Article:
Categories Articles, Sales and Marketing

Founding and launching a startup is an incredibly stressful venture, even in the best of circumstances. Startup founders have a million things to worry about, a million more to plan, and the ever-present threat of failure hanging over their heads.

As a startup grows, the pressure doesn’t lessen, but it does change as priorities and business needs shift. With each stage of growth, founders have different concerns and challenges to face. Here’s how to face your biggest worries as a founder and overcome the toughest startup challenges.

Stage 1

In the early stage of every startup, founders stay up at night worrying about finding the right product-market fit. Does your product solve a real, painful problem, and are there enough people with this pain? If the answer is yes to those two questions, you can almost always build a product that solves this pain, and find a market of customers who want to buy it. If you answer no to one of those questions, no matter what you build, it’s just not going to become a sustainable business.

A bad product-market fit is a potentially company-ending difficulty, and is every founder’s number one concern at this stage. In order to really assess the market, you have to constantly speak with your existing customers and get to know their pain. If you find out your product doesn’t exactly address their needs, you need to learn from your failure and quickly pivot to try new ideas. Then you have to reevaluate your product-market fit yet again. But once you find a concept and a market, you will be able to build a product, raise capital, hire people for your team and – most importantly – successfully sell your product.

Stage 2

This is the middle stage for most startups, where you’ve gotten series A funding and started scaling. At this stage, founders are mostly concerned about sustainable growth – going from selling your product to maybe 10 customers to reaching more than 100 customers and beyond. It’s also about growing your team from the core team of maybe 10 people to hiring a large number of new employees. In this phase, cash flow becomes your biggest worry. You’re trying to build a selling machine – but how do you do so effectively and without running out of funds?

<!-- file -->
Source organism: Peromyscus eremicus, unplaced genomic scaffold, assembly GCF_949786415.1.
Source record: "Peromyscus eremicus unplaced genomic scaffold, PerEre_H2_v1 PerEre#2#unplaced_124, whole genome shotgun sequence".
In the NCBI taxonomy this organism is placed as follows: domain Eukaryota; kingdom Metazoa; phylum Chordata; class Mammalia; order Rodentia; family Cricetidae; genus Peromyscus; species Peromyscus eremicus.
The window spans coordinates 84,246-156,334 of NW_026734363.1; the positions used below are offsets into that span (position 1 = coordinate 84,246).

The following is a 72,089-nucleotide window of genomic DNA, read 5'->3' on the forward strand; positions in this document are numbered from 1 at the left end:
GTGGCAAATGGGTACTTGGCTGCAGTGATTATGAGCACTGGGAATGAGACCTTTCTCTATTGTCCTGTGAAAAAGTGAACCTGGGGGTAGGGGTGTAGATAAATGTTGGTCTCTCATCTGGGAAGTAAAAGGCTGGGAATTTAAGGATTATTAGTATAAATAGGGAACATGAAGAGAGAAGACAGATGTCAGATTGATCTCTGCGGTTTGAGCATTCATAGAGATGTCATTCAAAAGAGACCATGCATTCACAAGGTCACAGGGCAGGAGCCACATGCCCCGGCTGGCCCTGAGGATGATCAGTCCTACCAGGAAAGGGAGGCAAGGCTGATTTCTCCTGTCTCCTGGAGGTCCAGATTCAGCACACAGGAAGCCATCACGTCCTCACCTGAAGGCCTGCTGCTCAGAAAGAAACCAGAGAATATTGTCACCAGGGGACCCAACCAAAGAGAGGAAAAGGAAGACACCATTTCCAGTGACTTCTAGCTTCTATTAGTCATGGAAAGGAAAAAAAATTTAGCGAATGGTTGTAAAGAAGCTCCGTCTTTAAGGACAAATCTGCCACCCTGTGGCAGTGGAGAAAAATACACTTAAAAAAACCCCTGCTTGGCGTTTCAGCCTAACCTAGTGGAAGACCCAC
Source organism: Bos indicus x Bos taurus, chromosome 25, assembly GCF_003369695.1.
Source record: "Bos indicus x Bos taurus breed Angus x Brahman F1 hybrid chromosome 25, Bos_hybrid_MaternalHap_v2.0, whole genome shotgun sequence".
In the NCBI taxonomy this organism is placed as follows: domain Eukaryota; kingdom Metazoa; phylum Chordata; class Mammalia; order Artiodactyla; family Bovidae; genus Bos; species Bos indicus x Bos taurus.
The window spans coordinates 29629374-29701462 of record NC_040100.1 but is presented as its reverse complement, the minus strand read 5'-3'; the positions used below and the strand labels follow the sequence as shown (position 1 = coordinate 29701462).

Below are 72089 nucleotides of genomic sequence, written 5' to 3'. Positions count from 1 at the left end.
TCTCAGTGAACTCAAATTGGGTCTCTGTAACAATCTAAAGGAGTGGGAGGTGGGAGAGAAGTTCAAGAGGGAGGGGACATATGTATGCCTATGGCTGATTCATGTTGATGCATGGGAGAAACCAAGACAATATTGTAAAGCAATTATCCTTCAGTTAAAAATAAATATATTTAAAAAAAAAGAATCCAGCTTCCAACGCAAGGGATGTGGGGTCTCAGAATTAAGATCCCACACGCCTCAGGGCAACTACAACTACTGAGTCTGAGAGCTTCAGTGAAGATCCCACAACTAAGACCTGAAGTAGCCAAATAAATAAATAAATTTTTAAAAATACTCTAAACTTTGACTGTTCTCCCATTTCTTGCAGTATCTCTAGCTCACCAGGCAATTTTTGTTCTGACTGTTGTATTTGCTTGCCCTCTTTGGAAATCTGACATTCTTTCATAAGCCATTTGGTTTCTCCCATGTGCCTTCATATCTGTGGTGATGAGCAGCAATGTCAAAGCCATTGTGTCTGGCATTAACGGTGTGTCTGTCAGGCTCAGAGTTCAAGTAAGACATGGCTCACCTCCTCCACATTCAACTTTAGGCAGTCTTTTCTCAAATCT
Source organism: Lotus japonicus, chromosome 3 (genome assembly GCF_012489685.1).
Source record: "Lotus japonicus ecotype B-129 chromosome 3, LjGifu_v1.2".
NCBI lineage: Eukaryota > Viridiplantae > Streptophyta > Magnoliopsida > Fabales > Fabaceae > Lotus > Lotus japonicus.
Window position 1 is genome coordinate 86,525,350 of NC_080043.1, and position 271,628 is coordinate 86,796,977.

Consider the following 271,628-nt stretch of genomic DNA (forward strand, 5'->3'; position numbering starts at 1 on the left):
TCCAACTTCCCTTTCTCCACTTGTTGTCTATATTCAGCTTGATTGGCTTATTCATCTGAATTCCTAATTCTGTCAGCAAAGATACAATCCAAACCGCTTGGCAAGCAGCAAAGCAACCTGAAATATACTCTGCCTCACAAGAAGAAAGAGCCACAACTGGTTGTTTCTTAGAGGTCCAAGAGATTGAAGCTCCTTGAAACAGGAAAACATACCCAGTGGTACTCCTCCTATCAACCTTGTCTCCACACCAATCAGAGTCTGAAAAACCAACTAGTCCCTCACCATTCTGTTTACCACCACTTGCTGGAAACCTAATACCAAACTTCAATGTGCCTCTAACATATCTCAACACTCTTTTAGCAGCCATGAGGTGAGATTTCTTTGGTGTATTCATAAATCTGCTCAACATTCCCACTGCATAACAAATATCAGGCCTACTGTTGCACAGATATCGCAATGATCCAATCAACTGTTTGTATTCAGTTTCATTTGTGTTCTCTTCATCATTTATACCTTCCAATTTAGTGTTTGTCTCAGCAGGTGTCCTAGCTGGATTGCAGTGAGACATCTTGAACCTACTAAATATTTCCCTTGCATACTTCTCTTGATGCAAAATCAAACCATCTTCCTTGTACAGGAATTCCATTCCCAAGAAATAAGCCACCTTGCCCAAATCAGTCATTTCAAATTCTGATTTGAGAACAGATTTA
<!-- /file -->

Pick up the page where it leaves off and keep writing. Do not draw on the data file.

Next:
There’s a danger that if you go out today and hire 40 new sales reps at once, you won’t have enough leads to keep them busy and your cash burn rate is going through the roof. But conversely, if you don’t hire enough new reps, you won’t make enough revenue to grow quickly. It’s a careful balance between managing the growth in proportion to the cash you have left – you need to grow fast, but you don’t want to grow too fast. The problem is, that balance point between the two is a moving target and you have to continuously reevaluate it as you grow.

Stage 3

In the final stage, you’re well-funded, you have predictable revenue and have found a repeatable sales and marketing process that works for your business. Now, you just have to make sure it continues running smoothly, making minor adjustments along the way and continuing to scale. The danger with this last stage, however, is losing your company’s identity and culture in the process of building the business. In this stage, founders worry the most about maintaining the culture and drive that made the business a success in the first place. You don’t want to have intense political factions developing, like a bad dynamic between marketing and sales, for example.

Founders are constantly tweaking and adjusting the business’ culture in small ways, but as the company grows to more than 100 employees, founders simply cannot control every aspect of the company anymore in this way. The key to maintaining the ideal culture is hiring great people early on who also strongly value the company’s identity, and can act as ambassadors. It decentralizes the effort, so you don’t have to worry that new hires won’t be a culture fit or will change how things are run. You can trust that the business you’ve built will continue to succeed, rather than sink under it’s own weight.

 

Worry is an unavoidable and necessary part of founding a startup, and as you move through the stages of startup growth, you will see changing priorities and changing concerns. First you’ll worry about your business plan, then you’ll worry about growth, then you’ll worry about culture. But as long as you are aware of these pitfalls and make plans to address them, you’ll see your startup succeed.

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